At the end of World War I the Arts Faculty, by far the largest, was still crowded into the oldest buildings of the University. 'Class rooms which were large enough when students were counted in half-dozens, were miserably inadequate when the larger classes contained hundreds', observed Professor of History Ernest Scott. The Library was also absurdly small. The Arts Building (now Old Arts, its name since the New Arts or 'Babel' building was erected, with the Arts South or John Medley Building appearing a generation later), completed between 1919 and 1924 and faced with yellow freestone was designed and built by the Victorian Public Works Department, its design attributed to Alfred La Gerche (as signified in a commemorative plaque unveiled in 1997) . Its occupation allowed the whole of the north wing of the Quadrangle building to be converted for library purposes.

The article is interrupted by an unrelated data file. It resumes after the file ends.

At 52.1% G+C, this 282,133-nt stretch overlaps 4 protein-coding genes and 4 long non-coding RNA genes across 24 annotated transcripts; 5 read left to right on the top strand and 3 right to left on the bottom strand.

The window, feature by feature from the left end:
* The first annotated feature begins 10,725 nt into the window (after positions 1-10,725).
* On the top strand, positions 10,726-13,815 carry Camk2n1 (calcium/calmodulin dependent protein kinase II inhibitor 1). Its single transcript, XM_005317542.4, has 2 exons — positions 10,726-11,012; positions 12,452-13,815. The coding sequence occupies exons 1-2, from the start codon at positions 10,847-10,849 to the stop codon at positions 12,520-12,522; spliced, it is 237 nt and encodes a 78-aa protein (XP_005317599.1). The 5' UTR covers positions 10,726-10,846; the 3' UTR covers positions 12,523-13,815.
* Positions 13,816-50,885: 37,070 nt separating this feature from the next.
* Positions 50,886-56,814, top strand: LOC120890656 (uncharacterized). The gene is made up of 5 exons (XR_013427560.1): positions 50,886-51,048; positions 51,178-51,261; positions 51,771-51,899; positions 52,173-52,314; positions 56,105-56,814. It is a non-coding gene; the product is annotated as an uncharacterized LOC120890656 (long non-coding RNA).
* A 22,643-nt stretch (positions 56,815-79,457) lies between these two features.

This building is often used as the iconic image of the University - despite its relatively recent history - which George Tibbits points out was perhaps a substitute for the unbuilt original south wing of the Quadrangle which had included a clock tower.
The building's Public Lecture Theatre has been heavily used not only for public lectures, but for a multitude of student and staff gatherings with a wide variety of purposes, many relating to political and philosophical debate on current and historical affairs.